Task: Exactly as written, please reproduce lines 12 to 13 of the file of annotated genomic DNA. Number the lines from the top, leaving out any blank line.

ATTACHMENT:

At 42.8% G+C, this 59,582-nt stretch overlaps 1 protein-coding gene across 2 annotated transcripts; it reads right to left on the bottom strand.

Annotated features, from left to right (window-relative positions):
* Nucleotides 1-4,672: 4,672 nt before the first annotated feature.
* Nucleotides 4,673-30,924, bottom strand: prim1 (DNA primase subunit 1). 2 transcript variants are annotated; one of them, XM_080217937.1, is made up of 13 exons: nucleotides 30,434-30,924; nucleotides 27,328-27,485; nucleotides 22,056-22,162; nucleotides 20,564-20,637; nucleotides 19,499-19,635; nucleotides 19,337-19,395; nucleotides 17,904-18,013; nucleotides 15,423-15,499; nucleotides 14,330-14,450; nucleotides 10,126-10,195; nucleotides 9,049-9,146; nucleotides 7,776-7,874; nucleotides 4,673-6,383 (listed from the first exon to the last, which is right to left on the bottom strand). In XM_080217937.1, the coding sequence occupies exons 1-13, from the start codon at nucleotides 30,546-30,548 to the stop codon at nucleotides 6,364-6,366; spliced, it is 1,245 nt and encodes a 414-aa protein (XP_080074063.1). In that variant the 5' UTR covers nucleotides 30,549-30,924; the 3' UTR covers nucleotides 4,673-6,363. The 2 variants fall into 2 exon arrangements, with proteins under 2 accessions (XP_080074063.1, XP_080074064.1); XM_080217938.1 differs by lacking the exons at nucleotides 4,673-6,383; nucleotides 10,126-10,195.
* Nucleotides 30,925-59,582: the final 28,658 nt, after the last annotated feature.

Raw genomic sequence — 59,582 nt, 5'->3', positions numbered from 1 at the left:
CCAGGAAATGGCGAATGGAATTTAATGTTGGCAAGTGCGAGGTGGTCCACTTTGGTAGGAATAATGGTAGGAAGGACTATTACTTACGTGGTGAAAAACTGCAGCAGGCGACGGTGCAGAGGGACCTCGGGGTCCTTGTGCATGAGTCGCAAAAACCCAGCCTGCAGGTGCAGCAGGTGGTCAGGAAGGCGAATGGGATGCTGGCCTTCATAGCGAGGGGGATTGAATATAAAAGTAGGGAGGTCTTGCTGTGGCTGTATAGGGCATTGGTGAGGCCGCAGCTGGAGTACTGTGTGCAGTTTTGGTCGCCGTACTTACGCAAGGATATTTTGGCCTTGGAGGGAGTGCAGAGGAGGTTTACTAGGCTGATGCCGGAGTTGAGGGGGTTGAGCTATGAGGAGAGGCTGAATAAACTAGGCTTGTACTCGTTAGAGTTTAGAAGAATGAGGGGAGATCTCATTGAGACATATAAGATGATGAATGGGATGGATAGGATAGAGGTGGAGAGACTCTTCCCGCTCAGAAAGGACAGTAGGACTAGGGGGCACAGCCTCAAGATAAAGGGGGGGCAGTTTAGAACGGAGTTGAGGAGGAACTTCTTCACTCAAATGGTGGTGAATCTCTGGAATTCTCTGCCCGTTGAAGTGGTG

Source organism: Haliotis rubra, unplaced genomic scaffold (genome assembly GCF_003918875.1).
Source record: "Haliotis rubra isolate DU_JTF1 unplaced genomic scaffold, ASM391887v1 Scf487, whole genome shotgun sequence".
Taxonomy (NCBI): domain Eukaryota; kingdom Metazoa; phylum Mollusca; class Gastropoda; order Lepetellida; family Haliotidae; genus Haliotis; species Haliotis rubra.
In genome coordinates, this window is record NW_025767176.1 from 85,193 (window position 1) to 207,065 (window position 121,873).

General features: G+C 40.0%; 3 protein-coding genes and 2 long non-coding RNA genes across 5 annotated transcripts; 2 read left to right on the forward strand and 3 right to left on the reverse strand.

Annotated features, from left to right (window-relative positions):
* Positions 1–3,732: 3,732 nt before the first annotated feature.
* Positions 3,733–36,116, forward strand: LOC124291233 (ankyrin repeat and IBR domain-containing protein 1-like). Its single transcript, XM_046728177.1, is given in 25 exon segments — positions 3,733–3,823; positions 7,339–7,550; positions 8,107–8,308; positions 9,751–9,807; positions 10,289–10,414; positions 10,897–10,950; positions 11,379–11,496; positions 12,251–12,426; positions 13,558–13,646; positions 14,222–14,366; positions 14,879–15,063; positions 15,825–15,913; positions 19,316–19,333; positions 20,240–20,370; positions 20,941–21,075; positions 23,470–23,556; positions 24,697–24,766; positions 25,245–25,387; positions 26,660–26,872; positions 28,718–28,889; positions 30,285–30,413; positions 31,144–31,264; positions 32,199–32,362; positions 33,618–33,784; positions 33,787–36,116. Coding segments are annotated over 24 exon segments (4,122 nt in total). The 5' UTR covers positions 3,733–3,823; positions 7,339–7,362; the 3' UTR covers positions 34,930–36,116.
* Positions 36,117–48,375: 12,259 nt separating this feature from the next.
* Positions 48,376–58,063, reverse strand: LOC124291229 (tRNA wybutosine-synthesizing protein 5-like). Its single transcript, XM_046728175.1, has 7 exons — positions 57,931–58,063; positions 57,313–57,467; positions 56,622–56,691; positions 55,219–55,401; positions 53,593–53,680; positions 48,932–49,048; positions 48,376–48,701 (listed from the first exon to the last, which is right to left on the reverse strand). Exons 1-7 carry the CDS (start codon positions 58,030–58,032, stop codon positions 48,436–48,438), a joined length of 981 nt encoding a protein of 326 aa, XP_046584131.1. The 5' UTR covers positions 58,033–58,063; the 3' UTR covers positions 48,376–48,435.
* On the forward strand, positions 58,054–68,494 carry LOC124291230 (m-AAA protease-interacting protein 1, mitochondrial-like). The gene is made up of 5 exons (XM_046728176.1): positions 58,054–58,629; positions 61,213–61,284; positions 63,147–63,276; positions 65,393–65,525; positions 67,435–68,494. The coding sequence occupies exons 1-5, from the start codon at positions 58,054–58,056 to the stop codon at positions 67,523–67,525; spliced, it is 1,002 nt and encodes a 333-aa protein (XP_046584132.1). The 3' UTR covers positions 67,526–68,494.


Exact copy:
General features: G+C 40.0%; 3 protein-coding genes and 2 long non-coding RNA genes across 5 annotated transcripts; 2 read left to right on the forward strand and 3 right to left on the reverse strand.

Annotated features, from left to right (window-relative positions):